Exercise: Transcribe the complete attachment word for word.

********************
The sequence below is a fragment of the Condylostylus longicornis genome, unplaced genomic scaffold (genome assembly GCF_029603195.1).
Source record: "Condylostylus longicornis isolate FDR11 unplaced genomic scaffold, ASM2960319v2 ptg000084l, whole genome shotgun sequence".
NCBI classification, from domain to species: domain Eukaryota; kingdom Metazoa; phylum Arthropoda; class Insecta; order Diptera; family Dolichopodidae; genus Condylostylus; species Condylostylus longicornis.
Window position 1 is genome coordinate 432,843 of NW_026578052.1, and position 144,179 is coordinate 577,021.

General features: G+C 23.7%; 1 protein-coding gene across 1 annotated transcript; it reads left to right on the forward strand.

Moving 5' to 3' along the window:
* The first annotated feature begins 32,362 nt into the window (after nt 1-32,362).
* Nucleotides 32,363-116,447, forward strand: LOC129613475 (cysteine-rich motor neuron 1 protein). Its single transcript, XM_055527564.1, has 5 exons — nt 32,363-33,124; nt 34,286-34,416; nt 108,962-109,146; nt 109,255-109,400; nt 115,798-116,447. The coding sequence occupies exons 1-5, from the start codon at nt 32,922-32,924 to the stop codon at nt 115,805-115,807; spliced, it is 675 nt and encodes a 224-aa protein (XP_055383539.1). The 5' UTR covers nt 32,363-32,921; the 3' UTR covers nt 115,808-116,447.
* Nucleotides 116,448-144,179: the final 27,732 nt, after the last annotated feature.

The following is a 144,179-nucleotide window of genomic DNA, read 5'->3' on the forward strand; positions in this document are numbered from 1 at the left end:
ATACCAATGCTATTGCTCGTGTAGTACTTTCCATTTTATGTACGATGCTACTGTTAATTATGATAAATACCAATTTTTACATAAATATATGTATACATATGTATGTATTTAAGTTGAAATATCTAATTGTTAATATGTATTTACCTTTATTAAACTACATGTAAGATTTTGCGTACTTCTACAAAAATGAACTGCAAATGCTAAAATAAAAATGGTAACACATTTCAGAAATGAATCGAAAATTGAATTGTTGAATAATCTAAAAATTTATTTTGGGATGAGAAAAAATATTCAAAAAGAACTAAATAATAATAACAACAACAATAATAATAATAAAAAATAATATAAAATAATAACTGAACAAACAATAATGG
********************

The sequence below is a fragment of the Condylostylus longicornis genome, unplaced genomic scaffold (genome assembly GCF_029603195.1).
Source record: "Condylostylus longicornis isolate FDR11 unplaced genomic scaffold, ASM2960319v2 ptg000084l, whole genome shotgun sequence".
NCBI classification, from domain to species: domain Eukaryota; kingdom Metazoa; phylum Arthropoda; class Insecta; order Diptera; family Dolichopodidae; genus Condylostylus; species Condylostylus longicornis.
Window position 1 is genome coordinate 432,843 of NW_026578052.1, and position 144,179 is coordinate 577,021.

General features: G+C 23.7%; 1 protein-coding gene across 1 annotated transcript; it reads left to right on the forward strand.

Moving 5' to 3' along the window:
* The first annotated feature begins 32,362 nt into the window (after nt 1-32,362).
* Nucleotides 32,363-116,447, forward strand: LOC129613475 (cysteine-rich motor neuron 1 protein). Its single transcript, XM_055527564.1, has 5 exons — nt 32,363-33,124; nt 34,286-34,416; nt 108,962-109,146; nt 109,255-109,400; nt 115,798-116,447. The coding sequence occupies exons 1-5, from the start codon at nt 32,922-32,924 to the stop codon at nt 115,805-115,807; spliced, it is 675 nt and encodes a 224-aa protein (XP_055383539.1). The 5' UTR covers nt 32,363-32,921; the 3' UTR covers nt 115,808-116,447.
* Nucleotides 116,448-144,179: the final 27,732 nt, after the last annotated feature.

The following is a 144,179-nucleotide window of genomic DNA, read 5'->3' on the forward strand; positions in this document are numbered from 1 at the left end:
ATACCAATGCTATTGCTCGTGTAGTACTTTCCATTTTATGTACGATGCTACTGTTAATTATGATAAATACCAATTTTTACATAAATATATGTATACATATGTATGTATTTAAGTTGAAATATCTAATTGTTAATATGTATTTACCTTTATTAAACTACATGTAAGATTTTGCGTACTTCTACAAAAATGAACTGCAAATGCTAAAATAAAAATGGTAACACATTTCAGAAATGAATCGAAAATTGAATTGTTGAATAATCTAAAAATTTATTTTGGGATGAGAAAAAATATTCAAAAAGAACTAAATAATAATAACAACAACAATAATAATAATAAAAAATAATATAAAATAATAACTGAACAAACAATAATGG